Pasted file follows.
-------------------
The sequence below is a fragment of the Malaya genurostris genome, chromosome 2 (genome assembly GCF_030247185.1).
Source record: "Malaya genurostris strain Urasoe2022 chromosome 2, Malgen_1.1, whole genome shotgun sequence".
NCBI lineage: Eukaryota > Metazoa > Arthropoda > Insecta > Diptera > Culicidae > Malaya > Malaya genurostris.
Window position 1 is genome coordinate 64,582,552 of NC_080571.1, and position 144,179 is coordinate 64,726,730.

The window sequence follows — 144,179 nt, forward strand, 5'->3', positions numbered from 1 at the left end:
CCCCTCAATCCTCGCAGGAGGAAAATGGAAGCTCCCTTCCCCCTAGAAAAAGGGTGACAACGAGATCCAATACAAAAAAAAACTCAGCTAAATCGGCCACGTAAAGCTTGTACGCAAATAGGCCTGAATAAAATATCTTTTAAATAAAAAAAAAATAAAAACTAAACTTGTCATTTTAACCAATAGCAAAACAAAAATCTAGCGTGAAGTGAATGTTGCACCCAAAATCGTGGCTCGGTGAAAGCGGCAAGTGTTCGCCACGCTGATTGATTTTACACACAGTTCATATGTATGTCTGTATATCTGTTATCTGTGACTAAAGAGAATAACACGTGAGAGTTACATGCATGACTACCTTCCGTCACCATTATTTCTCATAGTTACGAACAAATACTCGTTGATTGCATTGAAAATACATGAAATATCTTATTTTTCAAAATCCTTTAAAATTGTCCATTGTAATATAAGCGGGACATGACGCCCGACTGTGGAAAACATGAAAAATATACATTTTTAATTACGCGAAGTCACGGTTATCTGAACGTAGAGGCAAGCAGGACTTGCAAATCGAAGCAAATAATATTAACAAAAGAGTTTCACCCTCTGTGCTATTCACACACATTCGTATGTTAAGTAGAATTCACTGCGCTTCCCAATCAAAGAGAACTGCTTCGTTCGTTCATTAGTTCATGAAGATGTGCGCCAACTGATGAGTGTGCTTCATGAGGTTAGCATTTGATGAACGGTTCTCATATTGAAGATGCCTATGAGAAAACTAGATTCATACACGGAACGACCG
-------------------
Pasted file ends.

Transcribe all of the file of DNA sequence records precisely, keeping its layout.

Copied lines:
The sequence below is a fragment of the Malaya genurostris genome, chromosome 2 (genome assembly GCF_030247185.1).
Source record: "Malaya genurostris strain Urasoe2022 chromosome 2, Malgen_1.1, whole genome shotgun sequence".
NCBI lineage: Eukaryota > Metazoa > Arthropoda > Insecta > Diptera > Culicidae > Malaya > Malaya genurostris.
Window position 1 is genome coordinate 64,582,552 of NC_080571.1, and position 144,179 is coordinate 64,726,730.

The window sequence follows — 144,179 nt, forward strand, 5'->3', positions numbered from 1 at the left end:
CCCCTCAATCCTCGCAGGAGGAAAATGGAAGCTCCCTTCCCCCTAGAAAAAGGGTGACAACGAGATCCAATACAAAAAAAAACTCAGCTAAATCGGCCACGTAAAGCTTGTACGCAAATAGGCCTGAATAAAATATCTTTTAAATAAAAAAAAAATAAAAACTAAACTTGTCATTTTAACCAATAGCAAAACAAAAATCTAGCGTGAAGTGAATGTTGCACCCAAAATCGTGGCTCGGTGAAAGCGGCAAGTGTTCGCCACGCTGATTGATTTTACACACAGTTCATATGTATGTCTGTATATCTGTTATCTGTGACTAAAGAGAATAACACGTGAGAGTTACATGCATGACTACCTTCCGTCACCATTATTTCTCATAGTTACGAACAAATACTCGTTGATTGCATTGAAAATACATGAAATATCTTATTTTTCAAAATCCTTTAAAATTGTCCATTGTAATATAAGCGGGACATGACGCCCGACTGTGGAAAACATGAAAAATATACATTTTTAATTACGCGAAGTCACGGTTATCTGAACGTAGAGGCAAGCAGGACTTGCAAATCGAAGCAAATAATATTAACAAAAGAGTTTCACCCTCTGTGCTATTCACACACATTCGTATGTTAAGTAGAATTCACTGCGCTTCCCAATCAAAGAGAACTGCTTCGTTCGTTCATTAGTTCATGAAGATGTGCGCCAACTGATGAGTGTGCTTCATGAGGTTAGCATTTGATGAACGGTTCTCATATTGAAGATGCCTATGAGAAAACTAGATTCATACACGGAACGACCG